Autour de Liszt
QUESTIONS FOR PIERRE-LAURENT AIMARD
by Wolfgang Rathert
WR: Liszt has always seemed like a traveller commuting between different musical worlds. This gives his music a certain restlessness and has led to the reproach that he was never really able to write large-scale, self-contained, fully developed works. Is this true?
PLA: This restlessness was both an advantage and a disadvantage. Liszt’s appetite for new experiences and his need to process those experiences resulted in a profound humanity. There was nothing he couldn’t translate and transcribe into music, but one might often wish that he’d been a little more focused and had striven to impose a more rigorous sense of form on all this wealth of material. The B minor Sonata undoubtedly represents a stroke of tremendous good fortune that we owe in part to the sheer obstinacy of Carolyne Sayn-Wittgenstein, who forced Liszt to remain at his desk. It’s clear from this work that Liszt had a fantastic potential as a composer if only he showed the requisite concentration and patience.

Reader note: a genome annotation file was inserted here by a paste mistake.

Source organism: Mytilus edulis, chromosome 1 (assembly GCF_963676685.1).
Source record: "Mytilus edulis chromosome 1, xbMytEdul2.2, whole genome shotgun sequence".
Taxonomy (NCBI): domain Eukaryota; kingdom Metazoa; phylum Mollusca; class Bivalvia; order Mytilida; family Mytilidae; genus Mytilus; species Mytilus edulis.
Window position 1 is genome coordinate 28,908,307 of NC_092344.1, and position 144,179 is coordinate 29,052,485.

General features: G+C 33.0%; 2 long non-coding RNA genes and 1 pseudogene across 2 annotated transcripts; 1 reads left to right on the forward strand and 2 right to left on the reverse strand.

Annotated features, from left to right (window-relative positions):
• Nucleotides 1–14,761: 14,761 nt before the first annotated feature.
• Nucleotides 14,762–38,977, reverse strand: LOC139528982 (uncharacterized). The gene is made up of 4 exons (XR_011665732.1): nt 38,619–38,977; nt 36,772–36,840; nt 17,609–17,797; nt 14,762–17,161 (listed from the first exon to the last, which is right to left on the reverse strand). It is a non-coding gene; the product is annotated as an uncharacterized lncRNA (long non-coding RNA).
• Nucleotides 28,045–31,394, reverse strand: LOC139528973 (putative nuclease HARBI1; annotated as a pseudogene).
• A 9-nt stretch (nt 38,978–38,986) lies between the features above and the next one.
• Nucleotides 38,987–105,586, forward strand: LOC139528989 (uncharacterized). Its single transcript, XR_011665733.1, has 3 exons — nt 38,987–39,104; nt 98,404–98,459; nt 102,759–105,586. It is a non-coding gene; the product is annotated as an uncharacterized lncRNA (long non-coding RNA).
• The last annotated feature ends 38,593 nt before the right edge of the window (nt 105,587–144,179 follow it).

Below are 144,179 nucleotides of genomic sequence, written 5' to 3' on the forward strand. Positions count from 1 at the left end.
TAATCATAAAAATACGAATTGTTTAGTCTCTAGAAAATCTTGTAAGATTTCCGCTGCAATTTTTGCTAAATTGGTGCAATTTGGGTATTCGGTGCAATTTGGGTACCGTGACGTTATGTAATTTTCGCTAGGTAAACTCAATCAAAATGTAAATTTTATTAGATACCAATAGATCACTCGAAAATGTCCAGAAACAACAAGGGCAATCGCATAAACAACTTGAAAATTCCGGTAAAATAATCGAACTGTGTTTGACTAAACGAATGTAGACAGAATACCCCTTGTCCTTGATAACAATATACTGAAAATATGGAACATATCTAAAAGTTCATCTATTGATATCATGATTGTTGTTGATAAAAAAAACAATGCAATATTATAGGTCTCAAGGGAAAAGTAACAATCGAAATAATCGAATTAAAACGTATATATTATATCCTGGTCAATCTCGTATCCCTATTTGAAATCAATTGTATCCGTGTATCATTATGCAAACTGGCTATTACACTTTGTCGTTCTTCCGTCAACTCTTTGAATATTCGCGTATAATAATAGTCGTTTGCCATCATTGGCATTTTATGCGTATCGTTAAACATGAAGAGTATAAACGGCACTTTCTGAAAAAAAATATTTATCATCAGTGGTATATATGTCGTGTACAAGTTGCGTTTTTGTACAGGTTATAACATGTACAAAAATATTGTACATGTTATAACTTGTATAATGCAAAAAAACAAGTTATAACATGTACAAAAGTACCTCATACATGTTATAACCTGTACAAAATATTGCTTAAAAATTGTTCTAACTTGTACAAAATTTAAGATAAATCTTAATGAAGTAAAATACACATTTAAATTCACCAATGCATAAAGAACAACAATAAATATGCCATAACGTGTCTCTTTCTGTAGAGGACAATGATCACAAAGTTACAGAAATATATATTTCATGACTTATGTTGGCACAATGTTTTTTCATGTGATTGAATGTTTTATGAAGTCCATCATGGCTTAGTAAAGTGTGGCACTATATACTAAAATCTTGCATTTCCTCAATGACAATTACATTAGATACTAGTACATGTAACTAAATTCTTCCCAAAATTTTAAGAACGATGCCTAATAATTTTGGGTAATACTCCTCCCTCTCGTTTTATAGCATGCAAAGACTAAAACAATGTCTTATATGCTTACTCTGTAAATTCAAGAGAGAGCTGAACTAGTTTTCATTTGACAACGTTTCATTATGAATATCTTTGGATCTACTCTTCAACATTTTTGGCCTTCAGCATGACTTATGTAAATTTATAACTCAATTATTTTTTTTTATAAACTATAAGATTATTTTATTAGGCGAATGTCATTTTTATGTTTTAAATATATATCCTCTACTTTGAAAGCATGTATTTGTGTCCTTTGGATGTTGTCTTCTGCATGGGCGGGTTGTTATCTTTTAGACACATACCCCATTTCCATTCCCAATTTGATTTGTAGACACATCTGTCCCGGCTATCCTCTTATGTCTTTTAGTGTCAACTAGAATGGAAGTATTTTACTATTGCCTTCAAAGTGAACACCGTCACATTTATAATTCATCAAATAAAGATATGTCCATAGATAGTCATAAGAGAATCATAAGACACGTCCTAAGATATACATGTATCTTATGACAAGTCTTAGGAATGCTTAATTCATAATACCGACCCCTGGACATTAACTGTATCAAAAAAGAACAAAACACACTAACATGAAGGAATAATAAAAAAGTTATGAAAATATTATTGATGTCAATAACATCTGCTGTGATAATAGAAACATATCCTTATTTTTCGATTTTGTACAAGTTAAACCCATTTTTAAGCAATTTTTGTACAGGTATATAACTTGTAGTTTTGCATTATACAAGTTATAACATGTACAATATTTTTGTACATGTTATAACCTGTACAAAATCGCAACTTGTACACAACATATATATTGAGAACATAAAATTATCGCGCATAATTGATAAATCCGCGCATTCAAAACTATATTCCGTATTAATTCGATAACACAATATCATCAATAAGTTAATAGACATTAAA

What’s so striking about your own interpretation of the B minor Sonata is that it avoids extremes. You don’t serve it up as a virtuoso display vehicle but nor do you exaggerate the contrasting elements that the music unquestionably contains.